About face!

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About, face!

edited by Guybrush88, 2012-11-24 10:57


linked by sacredceltic, 2012-11-24 11:53


linked by Silja, 2014-07-15 19:33

About face!

edited by Objectivesea, 2014-09-07 06:12


linked by Objectivesea, 2014-09-07 06:35


linked by danepo, 2014-09-07 09:17


linked by Bilmanda, 2015-08-16 06:54


linked by Guybrush88, 2015-10-06 07:56


linked by cueyayotl, 2016-03-18 06:26

Sentence #22315

About face!

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Frontu aldorse!
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Demi tour !
Balik kanan!
Vuelta, ¡ya!
180 derece dön!


Shiawase 2011-05-28 12:34 link permalink

--responding to @needs native check--
It's an order a drill sergeant might give. It might not match the Japanese, but I think the direction is implicit in the English.

halfb1t 2012-11-24 10:47 link permalink

About, face!

"About face" is not what I was talking.

al_ex_an_der 2012-11-24 11:17 link permalink

And what were you talking? Could you explain more explicit, why it should be "About, face!" instead of "About face!" if this is what you were talking?

halfb1t 2012-11-24 11:51 link permalink

What I was talking was supposed to be funny: talking about face. It was also supposed to show, by example, why the comma is wanted.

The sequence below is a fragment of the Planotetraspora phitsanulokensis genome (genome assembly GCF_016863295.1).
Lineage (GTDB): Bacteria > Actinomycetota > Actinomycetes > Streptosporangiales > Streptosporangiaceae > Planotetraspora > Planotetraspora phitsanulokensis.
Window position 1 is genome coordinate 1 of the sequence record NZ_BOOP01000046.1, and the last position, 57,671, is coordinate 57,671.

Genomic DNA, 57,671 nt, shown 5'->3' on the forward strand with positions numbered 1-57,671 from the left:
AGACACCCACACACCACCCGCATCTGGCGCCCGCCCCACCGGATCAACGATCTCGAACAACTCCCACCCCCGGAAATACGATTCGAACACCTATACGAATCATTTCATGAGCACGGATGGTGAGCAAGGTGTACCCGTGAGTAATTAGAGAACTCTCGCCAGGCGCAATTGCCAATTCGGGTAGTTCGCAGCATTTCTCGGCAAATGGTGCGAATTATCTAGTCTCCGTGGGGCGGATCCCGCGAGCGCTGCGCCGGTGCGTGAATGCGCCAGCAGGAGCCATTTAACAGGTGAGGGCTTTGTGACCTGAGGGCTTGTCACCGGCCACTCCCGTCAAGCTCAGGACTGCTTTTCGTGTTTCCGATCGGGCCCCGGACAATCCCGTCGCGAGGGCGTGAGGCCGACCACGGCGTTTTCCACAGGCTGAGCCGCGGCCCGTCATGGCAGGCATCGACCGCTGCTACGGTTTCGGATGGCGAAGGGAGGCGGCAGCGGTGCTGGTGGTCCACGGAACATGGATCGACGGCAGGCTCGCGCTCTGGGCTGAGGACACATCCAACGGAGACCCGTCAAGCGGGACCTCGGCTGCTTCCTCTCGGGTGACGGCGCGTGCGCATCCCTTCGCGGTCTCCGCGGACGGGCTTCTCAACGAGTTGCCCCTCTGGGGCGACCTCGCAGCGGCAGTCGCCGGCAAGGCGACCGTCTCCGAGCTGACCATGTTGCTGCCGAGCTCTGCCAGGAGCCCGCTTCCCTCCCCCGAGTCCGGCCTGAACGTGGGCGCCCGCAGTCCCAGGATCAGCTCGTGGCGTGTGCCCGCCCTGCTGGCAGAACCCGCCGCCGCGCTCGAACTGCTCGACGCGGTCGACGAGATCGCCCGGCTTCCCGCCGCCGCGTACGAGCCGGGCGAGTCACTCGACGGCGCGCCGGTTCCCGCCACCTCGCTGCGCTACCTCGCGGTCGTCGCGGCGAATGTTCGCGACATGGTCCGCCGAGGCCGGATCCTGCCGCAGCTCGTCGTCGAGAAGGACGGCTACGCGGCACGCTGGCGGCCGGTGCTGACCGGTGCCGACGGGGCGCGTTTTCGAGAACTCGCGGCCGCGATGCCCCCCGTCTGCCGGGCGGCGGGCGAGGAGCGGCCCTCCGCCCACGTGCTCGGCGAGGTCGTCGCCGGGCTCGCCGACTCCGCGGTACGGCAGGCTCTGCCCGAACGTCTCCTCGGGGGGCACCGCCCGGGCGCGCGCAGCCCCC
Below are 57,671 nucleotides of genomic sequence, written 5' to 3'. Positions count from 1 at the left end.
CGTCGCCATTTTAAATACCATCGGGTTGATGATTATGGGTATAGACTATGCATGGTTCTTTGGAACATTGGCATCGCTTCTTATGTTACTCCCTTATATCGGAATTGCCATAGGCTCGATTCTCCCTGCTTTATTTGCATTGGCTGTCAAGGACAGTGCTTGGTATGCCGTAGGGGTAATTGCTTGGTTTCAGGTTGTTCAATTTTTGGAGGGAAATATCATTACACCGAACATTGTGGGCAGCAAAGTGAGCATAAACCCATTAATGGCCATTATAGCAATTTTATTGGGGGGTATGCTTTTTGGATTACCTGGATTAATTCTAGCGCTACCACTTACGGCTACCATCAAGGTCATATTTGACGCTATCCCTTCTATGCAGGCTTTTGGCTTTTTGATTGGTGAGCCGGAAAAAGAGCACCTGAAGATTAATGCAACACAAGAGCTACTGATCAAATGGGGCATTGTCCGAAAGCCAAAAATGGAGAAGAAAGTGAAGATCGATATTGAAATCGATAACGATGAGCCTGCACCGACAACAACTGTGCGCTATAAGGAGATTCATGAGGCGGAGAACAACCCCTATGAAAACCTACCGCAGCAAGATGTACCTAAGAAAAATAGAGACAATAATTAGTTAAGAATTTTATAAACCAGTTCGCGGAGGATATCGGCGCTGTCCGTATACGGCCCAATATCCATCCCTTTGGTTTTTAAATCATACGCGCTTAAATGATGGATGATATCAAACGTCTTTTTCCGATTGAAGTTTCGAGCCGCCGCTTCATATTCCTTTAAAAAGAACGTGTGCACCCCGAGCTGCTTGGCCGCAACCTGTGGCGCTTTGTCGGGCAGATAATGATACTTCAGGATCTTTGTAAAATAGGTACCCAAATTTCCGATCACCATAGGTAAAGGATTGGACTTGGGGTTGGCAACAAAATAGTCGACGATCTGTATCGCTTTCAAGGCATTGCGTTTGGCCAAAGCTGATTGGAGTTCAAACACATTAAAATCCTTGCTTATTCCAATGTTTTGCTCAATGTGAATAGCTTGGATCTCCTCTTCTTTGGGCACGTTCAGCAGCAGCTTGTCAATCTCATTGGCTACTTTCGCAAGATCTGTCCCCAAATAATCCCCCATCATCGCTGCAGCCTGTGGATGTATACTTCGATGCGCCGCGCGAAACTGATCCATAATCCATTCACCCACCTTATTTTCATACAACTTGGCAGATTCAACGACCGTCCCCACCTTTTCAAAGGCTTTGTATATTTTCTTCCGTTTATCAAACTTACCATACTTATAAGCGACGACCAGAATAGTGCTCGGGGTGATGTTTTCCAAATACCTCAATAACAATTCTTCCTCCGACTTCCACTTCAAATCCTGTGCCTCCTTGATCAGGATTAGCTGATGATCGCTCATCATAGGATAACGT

Without the comma, the phrase is adverbial; but it's supposed to function like a verb. As you said, it's a command--"Face about," meaning "Turn around"--not an answer to such questions as, "What are you thinking about?"

halfb1t 2012-11-24 12:19 link permalink

Apparently, the standard spelling, noun or verb, is about-face. An abomination, by my lights, but there it is.

Two-word examples abound on the Web, with and without commas. It seems the comma is most often included when the 1-then-2 cadence is being emphasized.

Do you think, when a sentence wants a period at the end, that the longer version should be contributed as an alternate?

halfb1t 2012-11-24 13:26 link permalink

I don't understand what "It's a command, but not grammatically an 'imperative' sentence" means. Can you supply some examples of the class you mean.

Although I expect all of the branches of the American military produce publications that include commands at parade, I haven't seen any (in the last half-century). There is a Web site, however, that fairly reeks of American military style and culture: There you will find no hyphenated about-faces, but you will find the phrase, with and without commas. The pattern seems to be that the comma is omitted when referring to the commanded action or to the command in general, but included when the reference is to the command as spoken.